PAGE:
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St Andrews Bay Development (Kingask)
Issues raised during turbulent planning phase
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Anger over St Andrews golf plan moves

The Courier, 30 March 1999

Councillors yesterday narrowly decided to approve a recommendation that major golf and leisure developments planned for the St Andrews area should be decided by a central Fife Council committee.

The 11-9 decision by members of the authority’s strategic development committee immediately ran into an angry response from local groups who are furious at the administration’s handling of the matter [see further coverage here].

It was last night pointed out that the ruling Labour administration had no representation whatsoever in North East Fife, and it was also claimed that assurances from officials over decentralisation had been swept aside.

The issue came before members of the strategic development committee, who decided that the highly controversial new application for Kingask - already thrown out in a similar form locally - should be considered along with the £18 million Scooniehill development and another relating to land at Feddinch.

Until now the Feddinch application has been only talked about, but it has been revealed that plans have just been been lodged with Fife Council for a development by Michael A. Johnston, the man behind the new hotel complex at Carnoustie.

In recent months there have been calls for an overview of the whole subject of pressure from developers for such projects, and these calls were repeated following the recent refusal of the Kingask plans by the east area development committee. This matter is now under appeal.

A previous attempt to have the Kingask application called in to the centre of the council was rejected in what was at the time described as a test for the council’s declared policy of decentralisation.

In his report before the members Mr David Rae, head of planning, said Fife Council had responsibility for both strategic and local planning matters.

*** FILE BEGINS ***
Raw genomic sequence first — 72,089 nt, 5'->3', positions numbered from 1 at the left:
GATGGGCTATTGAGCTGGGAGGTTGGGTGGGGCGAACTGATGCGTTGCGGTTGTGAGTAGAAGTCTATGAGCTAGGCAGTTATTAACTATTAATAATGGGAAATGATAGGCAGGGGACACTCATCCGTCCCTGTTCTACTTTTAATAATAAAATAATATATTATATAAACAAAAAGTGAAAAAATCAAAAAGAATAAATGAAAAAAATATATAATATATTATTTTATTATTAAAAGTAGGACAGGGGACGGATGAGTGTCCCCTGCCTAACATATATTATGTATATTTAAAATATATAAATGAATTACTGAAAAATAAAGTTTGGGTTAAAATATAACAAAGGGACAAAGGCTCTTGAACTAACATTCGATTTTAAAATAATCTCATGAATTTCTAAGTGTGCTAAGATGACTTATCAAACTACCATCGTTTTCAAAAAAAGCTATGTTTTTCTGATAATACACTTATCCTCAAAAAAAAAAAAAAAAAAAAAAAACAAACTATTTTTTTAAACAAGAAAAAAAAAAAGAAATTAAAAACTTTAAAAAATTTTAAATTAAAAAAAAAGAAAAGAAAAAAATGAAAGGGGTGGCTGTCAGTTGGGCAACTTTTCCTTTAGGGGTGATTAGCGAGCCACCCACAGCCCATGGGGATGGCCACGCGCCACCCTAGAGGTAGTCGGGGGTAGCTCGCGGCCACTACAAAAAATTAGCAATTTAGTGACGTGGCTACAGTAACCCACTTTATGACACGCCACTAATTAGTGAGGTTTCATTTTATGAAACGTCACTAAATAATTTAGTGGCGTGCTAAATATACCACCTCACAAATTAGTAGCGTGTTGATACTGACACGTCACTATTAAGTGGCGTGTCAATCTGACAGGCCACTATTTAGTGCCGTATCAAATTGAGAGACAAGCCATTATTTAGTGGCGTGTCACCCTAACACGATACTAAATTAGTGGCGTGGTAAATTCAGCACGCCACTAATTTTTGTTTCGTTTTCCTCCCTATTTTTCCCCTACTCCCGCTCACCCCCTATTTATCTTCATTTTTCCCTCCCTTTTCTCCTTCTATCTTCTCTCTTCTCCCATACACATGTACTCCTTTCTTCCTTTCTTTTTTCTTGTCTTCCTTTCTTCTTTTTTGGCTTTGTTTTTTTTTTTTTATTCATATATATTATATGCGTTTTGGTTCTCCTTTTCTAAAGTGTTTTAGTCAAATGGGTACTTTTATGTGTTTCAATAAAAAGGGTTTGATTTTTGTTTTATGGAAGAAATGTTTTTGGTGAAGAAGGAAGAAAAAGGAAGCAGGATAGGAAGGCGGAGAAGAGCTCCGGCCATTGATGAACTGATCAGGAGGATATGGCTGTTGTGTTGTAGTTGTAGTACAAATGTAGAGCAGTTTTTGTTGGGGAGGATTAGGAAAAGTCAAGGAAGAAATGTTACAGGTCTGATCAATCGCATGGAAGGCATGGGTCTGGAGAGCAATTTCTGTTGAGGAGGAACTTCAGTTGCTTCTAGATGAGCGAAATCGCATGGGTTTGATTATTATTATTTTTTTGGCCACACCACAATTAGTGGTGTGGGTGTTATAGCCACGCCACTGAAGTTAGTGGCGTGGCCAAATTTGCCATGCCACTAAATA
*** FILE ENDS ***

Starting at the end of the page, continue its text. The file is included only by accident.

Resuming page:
In the case of St Andrews there was a strategic interest because there were “multiple planning applications.”

He added, “The fact that we have three planning applications suggests to me we have to form a judgment in terms of what is best in the interests of Fife, St Andrews and the east Fife area."

Mr Rae pointed out, “I believe that although the three applications fall within the one area of Fife, they have implications beyond that that area.”

Referring to his acceptance that decentralisation to local committees was working successfully in planning matters; Mr Rae said that less than one per cent of applications were ever determined “by this committee, and that is the way it should be.”

Councillor Peter Douglas accepted that a huge amount of money was involved, and also a huge amount of potential traffic as well as jobs.

“But our roads infrastructure is not very good, and St Andrews is in danger of coming to a standstill because of traffic, and this is before any of these applications come into being. The traffic situation concerns me very much.

Councillor Douglas conceded, “It’s a complex issue and this committee’s job is to make policy and strategic decisions but it's the local committee who should decide at the end of the day how the matter should he decided.”

Councillor Tony Martin agreed that there needed to be a strategic overview “but local people that are elected in the area should be able to determine decisions for the area.”

He moved that Fife Council should carry out a strategic overview on golf-related developments and produce a policy on golf; and that area development committees be advised of the policy in enabling them to continue to determine decisions locally.

This was seconded by Councillor James Braid.

However, Mr Rae’s recommendations, moved as an amendment by Councillor Helen Eadie, seconded by Councillor Bill Brand, won by 11 votes to 9.

They suggested that the applications for golf-related development in St Andrews be referred to the strategic development committee for decision.

Also, development plan hearings should be arranged as necessary; and if necessary arrangements should be made for a special meeting of the committee to “consider and determine” these applications.

And the east area development committee should be advised of the procedures to be adopted, and invited to give a view on each of the proposals.

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